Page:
American adults overwhelmingly consider the Marine Corps the “most prestigious” service, according to a Gallup poll released Friday. What about the Navy, you ask? Of the four Defense Department services, It came in dead last.
Whatever, America, if you want think the Marine Corps is distinguished service, go right ahead. (You’re welcome for the Osama bin Laden thing, by the way. You know that was a Navy SEAL team, right?)
While the rest of the services are receding back into garrison or desperately seeking ways to get on ships, nothing will change for the Navy. It will still be forward. Sailors will still be working their tails off, providing Western Civilization with ballistic missile defense, facing down America’s adversaries and protecting the sea lanes where more than 90 percent of the world’s trade is transported. (Full disclosure: the author is a Navy vet who served four years in the fleet.)
And the hits keep coming. The poll of 1,028 adults, aged 18 and up, also reported the Navy is also seen as the least important service, with only 17 percent of respondents (the well-informed ones) saying that it was the most important. The Army topped that list with 26 percent of respondents ranking it as most important.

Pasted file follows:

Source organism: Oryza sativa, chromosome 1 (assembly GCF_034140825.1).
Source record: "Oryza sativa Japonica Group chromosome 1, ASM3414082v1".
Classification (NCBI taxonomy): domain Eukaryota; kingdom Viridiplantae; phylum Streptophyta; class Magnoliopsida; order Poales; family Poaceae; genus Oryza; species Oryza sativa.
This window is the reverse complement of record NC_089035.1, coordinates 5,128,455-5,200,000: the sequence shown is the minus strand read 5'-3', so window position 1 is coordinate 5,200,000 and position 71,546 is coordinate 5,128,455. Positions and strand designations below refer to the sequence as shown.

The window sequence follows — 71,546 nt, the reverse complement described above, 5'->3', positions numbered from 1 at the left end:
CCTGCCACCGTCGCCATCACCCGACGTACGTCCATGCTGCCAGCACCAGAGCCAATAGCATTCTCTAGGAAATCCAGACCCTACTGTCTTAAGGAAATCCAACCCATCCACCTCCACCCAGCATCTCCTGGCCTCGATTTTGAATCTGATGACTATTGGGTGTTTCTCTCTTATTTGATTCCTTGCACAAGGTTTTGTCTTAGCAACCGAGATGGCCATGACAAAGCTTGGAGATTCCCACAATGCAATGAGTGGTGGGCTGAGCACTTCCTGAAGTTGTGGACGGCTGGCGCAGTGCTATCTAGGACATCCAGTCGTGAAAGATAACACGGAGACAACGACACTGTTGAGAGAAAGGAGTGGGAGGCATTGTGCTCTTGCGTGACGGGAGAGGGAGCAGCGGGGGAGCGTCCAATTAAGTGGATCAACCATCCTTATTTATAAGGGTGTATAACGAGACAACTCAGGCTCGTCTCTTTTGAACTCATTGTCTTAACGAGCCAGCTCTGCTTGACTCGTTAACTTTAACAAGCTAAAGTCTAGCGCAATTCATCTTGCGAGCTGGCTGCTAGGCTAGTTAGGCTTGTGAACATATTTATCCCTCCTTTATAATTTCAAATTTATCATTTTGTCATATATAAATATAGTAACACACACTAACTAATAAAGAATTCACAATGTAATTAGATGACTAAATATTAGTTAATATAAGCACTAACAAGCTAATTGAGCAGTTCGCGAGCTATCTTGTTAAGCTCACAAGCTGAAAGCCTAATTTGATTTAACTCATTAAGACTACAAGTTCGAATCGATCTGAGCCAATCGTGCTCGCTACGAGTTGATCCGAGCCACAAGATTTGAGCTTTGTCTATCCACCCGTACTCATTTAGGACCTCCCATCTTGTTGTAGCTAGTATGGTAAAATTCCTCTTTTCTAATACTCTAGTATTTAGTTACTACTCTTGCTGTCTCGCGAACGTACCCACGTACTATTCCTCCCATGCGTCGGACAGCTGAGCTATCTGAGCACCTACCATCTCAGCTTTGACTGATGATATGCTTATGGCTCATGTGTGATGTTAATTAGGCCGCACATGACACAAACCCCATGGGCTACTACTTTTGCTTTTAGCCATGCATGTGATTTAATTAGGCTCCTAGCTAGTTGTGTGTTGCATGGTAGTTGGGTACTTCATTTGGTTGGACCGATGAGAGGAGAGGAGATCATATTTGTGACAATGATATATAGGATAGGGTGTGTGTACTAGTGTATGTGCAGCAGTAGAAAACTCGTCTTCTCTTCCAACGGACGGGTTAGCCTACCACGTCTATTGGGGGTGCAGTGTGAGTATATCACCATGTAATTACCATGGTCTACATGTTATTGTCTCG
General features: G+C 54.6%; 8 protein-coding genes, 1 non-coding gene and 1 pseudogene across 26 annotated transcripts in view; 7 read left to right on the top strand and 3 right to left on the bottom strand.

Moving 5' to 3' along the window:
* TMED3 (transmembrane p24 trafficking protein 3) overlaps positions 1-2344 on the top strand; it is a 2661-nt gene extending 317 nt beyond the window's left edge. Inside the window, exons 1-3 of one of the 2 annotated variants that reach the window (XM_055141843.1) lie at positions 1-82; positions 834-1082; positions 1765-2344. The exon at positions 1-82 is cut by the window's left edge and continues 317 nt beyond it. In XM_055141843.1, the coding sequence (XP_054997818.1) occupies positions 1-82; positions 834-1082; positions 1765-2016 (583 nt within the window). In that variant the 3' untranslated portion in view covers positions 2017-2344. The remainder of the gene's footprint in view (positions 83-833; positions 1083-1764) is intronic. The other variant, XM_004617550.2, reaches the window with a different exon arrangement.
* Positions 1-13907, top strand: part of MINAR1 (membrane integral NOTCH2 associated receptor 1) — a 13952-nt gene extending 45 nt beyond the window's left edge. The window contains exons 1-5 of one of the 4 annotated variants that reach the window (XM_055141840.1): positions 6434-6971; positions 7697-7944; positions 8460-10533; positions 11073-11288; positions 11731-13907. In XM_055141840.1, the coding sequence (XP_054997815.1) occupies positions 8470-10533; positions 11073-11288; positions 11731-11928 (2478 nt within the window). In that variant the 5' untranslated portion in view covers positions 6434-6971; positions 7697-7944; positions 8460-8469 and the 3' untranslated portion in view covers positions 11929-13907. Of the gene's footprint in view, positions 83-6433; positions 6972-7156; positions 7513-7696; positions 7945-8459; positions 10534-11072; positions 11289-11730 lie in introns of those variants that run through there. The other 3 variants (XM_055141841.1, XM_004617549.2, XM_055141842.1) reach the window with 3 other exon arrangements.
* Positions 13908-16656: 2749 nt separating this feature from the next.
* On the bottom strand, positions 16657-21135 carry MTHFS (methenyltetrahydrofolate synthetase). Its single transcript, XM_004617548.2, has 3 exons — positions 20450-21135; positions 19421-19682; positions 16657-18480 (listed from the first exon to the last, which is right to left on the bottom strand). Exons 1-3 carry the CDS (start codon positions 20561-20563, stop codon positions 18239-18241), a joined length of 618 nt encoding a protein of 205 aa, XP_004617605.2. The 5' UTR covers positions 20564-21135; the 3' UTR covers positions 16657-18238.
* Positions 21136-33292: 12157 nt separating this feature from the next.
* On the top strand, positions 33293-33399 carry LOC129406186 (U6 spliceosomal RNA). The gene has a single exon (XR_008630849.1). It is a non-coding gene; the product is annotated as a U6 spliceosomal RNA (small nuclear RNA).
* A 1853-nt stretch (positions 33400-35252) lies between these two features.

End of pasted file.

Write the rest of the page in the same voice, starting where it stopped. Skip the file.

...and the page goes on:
The founding fathers seemed to think that a Navy was important, according to Article I, Section 8 of the Constitution, which gives congress the authority to “provide and maintain a navy” while only allowing them to “raise and support armies, but no appropriation of money to that use shall be for a longer term than two years.”
Our colleagues at Marine Corps Times first spotted this. You can check out their post here, and be sure to read the comments (“The prestige is the highest in my Corps because we strive to maintain and carry on that prestige” and “Because you can join the Army, Navy, Coast Guard and Air Force but you must become a Marine.” are among the best.)
By the way, if you want that epic display of sea power for your desktop image, left click for a full resolution JPG.